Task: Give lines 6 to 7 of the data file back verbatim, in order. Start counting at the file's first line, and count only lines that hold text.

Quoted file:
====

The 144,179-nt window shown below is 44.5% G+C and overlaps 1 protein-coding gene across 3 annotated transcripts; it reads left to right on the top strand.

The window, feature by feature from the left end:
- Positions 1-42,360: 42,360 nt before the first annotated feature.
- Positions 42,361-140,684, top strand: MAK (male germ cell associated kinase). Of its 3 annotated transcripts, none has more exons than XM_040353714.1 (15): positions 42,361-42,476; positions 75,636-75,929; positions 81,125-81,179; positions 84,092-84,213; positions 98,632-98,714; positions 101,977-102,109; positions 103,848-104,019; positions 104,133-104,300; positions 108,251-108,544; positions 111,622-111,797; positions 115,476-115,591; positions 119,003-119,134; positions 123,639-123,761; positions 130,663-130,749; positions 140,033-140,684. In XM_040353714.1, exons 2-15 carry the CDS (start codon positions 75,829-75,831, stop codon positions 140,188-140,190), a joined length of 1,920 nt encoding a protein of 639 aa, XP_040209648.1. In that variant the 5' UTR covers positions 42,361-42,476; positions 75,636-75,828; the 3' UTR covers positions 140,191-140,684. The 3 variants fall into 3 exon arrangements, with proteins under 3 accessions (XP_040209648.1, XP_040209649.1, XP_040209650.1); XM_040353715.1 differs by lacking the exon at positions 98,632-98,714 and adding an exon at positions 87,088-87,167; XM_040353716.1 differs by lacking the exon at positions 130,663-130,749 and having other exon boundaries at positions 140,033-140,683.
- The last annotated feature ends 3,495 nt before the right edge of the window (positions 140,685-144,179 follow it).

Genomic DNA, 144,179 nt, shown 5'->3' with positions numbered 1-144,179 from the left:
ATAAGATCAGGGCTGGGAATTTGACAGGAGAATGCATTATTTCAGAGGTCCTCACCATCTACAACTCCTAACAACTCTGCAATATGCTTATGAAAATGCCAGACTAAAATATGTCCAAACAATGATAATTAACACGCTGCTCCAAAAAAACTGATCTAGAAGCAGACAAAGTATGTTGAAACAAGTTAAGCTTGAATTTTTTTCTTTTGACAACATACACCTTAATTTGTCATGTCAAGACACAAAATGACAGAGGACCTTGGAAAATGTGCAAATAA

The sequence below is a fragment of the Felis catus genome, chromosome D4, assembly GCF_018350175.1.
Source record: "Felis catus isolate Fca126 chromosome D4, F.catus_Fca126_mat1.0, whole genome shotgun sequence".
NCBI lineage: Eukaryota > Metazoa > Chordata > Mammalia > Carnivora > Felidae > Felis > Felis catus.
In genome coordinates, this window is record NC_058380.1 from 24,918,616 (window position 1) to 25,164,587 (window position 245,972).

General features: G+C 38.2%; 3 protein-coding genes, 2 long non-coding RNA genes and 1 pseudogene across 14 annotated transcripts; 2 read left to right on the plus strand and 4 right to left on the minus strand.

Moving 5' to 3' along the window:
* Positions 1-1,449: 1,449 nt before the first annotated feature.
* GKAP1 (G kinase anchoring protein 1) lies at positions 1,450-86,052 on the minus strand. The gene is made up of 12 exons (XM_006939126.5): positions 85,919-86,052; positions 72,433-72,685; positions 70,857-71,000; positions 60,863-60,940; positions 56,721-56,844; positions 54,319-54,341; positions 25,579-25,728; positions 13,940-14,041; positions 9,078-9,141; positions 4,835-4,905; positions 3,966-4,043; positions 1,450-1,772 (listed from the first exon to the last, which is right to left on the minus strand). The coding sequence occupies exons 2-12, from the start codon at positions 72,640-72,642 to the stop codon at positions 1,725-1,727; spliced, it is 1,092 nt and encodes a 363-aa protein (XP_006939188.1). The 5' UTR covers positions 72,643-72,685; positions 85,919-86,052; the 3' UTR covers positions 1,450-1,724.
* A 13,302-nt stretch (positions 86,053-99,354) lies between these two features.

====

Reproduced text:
Genomic DNA, 144,179 nt, shown 5'->3' with positions numbered 1-144,179 from the left:
ATAAGATCAGGGCTGGGAATTTGACAGGAGAATGCATTATTTCAGAGGTCCTCACCATCTACAACTCCTAACAACTCTGCAATATGCTTATGAAAATGCCAGACTAAAATATGTCCAAACAATGATAATTAACACGCTGCTCCAAAAAAACTGATCTAGAAGCAGACAAAGTATGTTGAAACAAGTTAAGCTTGAATTTTTTTCTTTTGACAACATACACCTTAATTTGTCATGTCAAGACACAAAATGACAGAGGACCTTGGAAAATGTGCAAATAA